Inuit Prints: Japanese Inspiration
This exhibition is a groundbreaking inquiry into Japanese influences in the early years of the Cape Dorset print studio. Some fifty years ago, James Houston introduced this small community on South Baffin Island to printmaking as a potential source of income. To learn more about printmaking himself, Houston travelled to Japan in 1959 to study woodcut printmaking with one of the world’s leading masters, Un’ichi Hiratsuka. The remarkable story of that cross-cultural artistic encounter and its extraordinary results are shown in this exhibition in three main sections:
A Leap into the Unknown (1957-1958): Inuit printmaking in the short period before Japanese influence.
Lessons with a Japanese Master (1958-1959): Houston’s stay in Japan when he apprenticed with Japanese master, Un’ichi Hiratsuka. Drawings he created in ink and watercolor are highlighted, as well as several of his prints.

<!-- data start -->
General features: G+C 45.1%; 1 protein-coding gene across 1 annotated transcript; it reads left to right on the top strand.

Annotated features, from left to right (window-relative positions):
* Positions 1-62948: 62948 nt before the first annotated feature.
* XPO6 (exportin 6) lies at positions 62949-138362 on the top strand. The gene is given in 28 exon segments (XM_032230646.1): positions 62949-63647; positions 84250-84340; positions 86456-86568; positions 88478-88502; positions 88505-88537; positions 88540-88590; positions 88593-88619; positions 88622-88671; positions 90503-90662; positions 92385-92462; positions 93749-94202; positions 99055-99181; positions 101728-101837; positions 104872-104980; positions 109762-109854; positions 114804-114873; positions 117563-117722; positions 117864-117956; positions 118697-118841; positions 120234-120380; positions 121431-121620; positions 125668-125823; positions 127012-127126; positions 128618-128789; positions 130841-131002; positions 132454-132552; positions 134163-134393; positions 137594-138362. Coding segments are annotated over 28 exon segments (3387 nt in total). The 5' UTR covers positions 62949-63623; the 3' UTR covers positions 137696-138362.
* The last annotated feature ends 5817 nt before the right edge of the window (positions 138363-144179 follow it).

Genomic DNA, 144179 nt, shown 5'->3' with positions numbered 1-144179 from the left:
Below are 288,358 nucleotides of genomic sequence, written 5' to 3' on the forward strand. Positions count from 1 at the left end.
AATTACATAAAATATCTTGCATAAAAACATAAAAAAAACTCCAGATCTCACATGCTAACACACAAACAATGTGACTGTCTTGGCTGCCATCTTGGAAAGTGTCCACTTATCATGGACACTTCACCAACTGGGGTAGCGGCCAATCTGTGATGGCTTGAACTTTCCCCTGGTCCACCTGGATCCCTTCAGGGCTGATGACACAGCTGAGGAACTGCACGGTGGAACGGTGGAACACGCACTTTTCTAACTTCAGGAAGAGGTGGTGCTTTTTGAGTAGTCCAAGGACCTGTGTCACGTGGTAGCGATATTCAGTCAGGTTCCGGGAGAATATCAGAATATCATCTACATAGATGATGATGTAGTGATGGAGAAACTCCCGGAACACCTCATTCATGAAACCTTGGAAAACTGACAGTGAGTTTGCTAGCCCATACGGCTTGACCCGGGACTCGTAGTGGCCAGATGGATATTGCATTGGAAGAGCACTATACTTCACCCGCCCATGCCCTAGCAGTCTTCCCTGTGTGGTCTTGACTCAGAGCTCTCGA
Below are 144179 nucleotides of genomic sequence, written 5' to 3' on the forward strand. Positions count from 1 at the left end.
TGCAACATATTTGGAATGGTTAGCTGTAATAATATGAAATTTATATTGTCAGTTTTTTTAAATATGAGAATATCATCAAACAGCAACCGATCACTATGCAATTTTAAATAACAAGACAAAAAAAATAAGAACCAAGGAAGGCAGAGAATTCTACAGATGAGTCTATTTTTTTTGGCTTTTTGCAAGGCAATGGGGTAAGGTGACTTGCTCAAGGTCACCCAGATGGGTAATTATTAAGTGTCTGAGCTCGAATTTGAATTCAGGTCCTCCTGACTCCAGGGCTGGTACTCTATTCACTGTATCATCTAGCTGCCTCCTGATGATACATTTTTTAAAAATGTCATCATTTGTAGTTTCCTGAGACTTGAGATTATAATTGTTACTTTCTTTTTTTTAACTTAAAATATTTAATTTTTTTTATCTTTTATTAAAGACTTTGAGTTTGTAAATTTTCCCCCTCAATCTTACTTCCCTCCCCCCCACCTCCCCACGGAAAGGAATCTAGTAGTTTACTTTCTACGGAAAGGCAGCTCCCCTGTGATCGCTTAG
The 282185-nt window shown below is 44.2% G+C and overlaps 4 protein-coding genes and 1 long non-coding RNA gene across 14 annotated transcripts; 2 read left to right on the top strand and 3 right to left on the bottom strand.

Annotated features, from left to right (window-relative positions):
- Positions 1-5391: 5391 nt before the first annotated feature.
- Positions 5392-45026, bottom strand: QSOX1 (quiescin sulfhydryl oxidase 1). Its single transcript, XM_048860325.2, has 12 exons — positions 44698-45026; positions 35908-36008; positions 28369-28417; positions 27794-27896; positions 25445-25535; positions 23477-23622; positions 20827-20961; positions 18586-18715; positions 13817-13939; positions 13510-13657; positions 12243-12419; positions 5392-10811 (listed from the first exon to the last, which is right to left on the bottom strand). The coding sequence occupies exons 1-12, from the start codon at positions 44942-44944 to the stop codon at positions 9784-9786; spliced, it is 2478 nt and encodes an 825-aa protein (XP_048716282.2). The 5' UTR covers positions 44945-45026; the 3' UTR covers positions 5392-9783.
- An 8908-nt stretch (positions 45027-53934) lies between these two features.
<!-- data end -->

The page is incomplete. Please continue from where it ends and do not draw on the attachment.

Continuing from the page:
Japanese Inspiration (1959-1963): Early Inuit prints in juxtaposition with Japanese prints brought to Cape Dorset by Houston in 1959, revealing their similarities and differences. As the main focus of the exhibition, works shown are black-and-white stonecut Inuit prints inspired by Hiratsuka, rare Inuit stonecut rubbings, and stencil prints by Inuit artists Kananginak Pootoogook, Lukta Qiatsuk and Kenojuak Ashevak, among others.
Inuit Prints, Japanese Inspiration is a travelling exhibition produced by the Canadian Museum of Civilization. It is curated by Dr. Norman Vorano and accompanied by an illustrated catalogues in English and French.